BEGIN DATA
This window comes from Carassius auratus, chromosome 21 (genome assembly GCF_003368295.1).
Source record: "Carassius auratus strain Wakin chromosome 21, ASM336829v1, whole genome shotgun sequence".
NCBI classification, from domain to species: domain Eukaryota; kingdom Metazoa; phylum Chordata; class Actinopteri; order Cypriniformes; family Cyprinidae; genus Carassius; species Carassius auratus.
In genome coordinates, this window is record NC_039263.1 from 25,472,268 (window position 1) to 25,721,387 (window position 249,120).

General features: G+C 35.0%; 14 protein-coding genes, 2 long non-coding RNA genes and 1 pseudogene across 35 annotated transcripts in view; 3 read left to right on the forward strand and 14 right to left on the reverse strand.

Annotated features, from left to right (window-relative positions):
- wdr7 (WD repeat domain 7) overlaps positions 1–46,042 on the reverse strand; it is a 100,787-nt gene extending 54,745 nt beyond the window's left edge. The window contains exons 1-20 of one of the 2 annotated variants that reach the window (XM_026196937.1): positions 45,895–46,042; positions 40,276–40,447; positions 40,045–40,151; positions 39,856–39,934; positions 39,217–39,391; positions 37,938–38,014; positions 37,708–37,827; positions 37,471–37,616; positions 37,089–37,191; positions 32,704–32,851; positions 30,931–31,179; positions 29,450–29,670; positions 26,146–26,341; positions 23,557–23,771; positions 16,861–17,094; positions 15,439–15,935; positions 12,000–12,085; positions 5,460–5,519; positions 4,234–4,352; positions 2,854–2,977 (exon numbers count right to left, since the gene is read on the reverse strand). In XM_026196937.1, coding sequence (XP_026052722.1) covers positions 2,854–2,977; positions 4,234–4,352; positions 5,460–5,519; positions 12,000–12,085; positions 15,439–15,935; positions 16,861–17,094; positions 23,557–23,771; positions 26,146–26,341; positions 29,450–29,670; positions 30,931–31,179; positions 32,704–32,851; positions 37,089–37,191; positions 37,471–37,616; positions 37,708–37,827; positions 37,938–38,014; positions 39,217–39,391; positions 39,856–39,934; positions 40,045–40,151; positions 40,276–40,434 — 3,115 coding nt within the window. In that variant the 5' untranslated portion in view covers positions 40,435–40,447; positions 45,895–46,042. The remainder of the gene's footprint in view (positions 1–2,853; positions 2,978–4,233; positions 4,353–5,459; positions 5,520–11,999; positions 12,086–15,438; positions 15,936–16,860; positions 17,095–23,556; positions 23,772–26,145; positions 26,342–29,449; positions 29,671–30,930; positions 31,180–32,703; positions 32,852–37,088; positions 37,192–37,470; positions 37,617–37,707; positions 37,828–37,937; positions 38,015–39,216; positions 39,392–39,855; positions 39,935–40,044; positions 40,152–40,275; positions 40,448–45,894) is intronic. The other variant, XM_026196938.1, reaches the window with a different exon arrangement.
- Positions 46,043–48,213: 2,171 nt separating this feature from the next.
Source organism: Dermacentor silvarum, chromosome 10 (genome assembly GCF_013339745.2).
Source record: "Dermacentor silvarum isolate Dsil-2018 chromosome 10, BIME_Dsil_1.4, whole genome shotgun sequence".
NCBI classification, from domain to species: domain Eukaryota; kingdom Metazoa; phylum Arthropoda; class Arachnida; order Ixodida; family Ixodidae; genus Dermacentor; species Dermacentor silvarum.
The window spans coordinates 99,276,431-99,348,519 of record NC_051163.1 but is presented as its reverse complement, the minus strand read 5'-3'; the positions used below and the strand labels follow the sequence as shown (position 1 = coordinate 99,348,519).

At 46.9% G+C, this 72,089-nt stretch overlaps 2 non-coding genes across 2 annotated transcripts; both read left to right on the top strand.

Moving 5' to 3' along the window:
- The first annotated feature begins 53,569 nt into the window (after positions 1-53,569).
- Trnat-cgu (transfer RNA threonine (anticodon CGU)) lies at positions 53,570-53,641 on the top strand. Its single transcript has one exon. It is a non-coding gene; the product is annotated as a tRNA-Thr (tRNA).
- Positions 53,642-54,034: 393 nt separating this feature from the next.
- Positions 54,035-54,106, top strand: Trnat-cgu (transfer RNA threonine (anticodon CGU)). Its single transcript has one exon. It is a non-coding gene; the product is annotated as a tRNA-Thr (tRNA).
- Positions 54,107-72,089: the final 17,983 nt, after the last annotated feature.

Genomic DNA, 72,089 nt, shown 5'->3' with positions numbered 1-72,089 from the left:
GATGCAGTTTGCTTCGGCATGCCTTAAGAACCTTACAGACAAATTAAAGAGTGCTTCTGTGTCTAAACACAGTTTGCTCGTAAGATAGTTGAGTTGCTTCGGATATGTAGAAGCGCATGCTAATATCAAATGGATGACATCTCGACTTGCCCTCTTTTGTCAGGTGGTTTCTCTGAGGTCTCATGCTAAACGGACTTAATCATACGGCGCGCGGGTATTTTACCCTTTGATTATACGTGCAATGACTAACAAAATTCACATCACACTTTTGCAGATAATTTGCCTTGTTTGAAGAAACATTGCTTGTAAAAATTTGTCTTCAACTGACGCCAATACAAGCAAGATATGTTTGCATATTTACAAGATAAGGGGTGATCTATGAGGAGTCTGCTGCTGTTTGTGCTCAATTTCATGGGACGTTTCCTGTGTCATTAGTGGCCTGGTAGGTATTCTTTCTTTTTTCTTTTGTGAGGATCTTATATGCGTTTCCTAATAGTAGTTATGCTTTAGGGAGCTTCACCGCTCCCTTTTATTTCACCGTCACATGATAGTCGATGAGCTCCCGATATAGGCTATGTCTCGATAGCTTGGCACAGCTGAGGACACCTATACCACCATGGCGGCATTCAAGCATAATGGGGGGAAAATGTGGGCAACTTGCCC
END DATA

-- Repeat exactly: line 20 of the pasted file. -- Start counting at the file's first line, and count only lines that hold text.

Genomic DNA, 72,089 nt, shown 5'->3' with positions numbered 1-72,089 from the left: